"In the past two columns, I looked at using references in Perl
and showed the basic syntax for creating references to arrays,
hashes, scalars, and subroutines. I also described the canonical
form of converting a non-reference expression into a reference, and
how to use the shortcut rules to make this simpler."
"Let's take a look now at filehandles and directory handles.
These handles let us look at or talk to the "outside world," a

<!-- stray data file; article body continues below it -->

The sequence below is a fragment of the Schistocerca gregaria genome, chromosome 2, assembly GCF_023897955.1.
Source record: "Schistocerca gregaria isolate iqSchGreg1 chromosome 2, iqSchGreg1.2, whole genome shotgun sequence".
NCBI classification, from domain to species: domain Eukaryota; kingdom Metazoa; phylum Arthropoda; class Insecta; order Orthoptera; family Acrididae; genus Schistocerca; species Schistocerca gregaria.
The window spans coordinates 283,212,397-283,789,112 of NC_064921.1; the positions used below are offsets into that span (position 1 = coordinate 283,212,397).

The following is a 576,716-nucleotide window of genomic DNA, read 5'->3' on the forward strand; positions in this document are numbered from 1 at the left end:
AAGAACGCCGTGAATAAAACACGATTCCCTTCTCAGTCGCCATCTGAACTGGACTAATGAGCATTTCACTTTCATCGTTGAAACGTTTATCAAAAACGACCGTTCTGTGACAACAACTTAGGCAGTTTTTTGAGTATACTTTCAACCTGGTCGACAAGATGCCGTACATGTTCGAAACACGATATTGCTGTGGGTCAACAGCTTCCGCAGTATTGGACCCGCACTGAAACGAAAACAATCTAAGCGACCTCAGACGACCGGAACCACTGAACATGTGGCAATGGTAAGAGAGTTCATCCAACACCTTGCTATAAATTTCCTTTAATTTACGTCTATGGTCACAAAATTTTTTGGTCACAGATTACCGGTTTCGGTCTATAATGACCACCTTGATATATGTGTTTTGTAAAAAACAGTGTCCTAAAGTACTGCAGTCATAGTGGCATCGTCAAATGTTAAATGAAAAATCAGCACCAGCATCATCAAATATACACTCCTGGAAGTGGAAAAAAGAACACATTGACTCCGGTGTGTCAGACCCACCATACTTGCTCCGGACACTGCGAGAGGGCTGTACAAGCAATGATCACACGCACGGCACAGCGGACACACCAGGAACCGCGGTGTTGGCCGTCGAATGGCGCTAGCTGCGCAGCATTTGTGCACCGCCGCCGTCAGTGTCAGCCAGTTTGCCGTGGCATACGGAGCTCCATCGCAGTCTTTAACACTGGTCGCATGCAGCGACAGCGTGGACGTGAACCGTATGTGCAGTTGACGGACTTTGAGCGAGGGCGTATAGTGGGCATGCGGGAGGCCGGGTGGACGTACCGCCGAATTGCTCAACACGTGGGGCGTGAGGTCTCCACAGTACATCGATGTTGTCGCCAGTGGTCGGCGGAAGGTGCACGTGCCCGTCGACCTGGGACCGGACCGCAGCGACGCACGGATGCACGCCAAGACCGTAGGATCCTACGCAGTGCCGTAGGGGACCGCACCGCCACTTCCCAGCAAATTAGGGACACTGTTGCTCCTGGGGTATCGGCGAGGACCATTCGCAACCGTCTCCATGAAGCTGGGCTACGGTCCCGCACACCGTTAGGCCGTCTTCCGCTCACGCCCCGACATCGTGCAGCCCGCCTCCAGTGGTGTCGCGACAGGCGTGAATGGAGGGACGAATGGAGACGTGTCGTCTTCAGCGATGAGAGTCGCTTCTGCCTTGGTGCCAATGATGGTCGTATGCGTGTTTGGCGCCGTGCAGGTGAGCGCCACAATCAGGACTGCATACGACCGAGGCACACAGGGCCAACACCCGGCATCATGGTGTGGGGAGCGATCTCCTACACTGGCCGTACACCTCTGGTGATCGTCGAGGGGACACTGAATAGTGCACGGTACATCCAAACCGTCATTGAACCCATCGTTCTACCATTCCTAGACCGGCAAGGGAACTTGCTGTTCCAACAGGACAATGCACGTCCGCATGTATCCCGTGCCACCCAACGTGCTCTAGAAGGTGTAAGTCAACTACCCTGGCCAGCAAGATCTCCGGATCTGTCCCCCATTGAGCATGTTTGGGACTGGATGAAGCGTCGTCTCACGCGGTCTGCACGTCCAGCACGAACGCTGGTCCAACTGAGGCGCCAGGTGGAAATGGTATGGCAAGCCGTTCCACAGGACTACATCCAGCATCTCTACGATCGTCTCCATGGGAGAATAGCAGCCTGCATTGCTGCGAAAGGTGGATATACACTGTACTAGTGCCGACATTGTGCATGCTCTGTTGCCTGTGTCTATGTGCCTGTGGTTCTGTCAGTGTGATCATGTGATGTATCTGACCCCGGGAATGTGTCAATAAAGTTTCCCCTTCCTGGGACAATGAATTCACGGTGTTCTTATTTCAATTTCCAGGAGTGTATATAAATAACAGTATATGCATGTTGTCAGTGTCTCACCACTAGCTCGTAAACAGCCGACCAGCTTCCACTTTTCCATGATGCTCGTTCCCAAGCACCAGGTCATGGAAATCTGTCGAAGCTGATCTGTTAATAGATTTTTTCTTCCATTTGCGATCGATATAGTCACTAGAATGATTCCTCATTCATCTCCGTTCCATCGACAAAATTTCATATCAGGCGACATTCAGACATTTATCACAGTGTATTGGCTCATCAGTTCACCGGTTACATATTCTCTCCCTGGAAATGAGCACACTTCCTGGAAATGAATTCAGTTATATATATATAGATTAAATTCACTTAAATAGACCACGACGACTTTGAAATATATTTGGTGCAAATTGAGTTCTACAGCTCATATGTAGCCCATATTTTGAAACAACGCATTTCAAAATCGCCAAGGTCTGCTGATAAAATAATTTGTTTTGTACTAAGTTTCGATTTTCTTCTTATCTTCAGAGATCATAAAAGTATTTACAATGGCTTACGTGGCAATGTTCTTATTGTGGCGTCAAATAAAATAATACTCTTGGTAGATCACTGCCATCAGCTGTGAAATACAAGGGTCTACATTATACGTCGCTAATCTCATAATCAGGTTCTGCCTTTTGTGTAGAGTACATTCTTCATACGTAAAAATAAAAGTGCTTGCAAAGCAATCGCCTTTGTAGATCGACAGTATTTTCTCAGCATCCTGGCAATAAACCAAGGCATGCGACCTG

worthwhile endeavor if we want our program to have some permanent
impact on the computing environment."
"First, recall that a filehandle doesn't really have a syntax to
make it a full-fledged variable. You can't assign it, use it
(directly) with local() or my(), pass it to or from a subroutine,
or store it into a data structure. What does that leave? Well,
there are about a dozen operations that use a filehandle or a
directory handle, specified by a bareword (an alphanumeric symbol
sequence separated by double colons, like STDIN or
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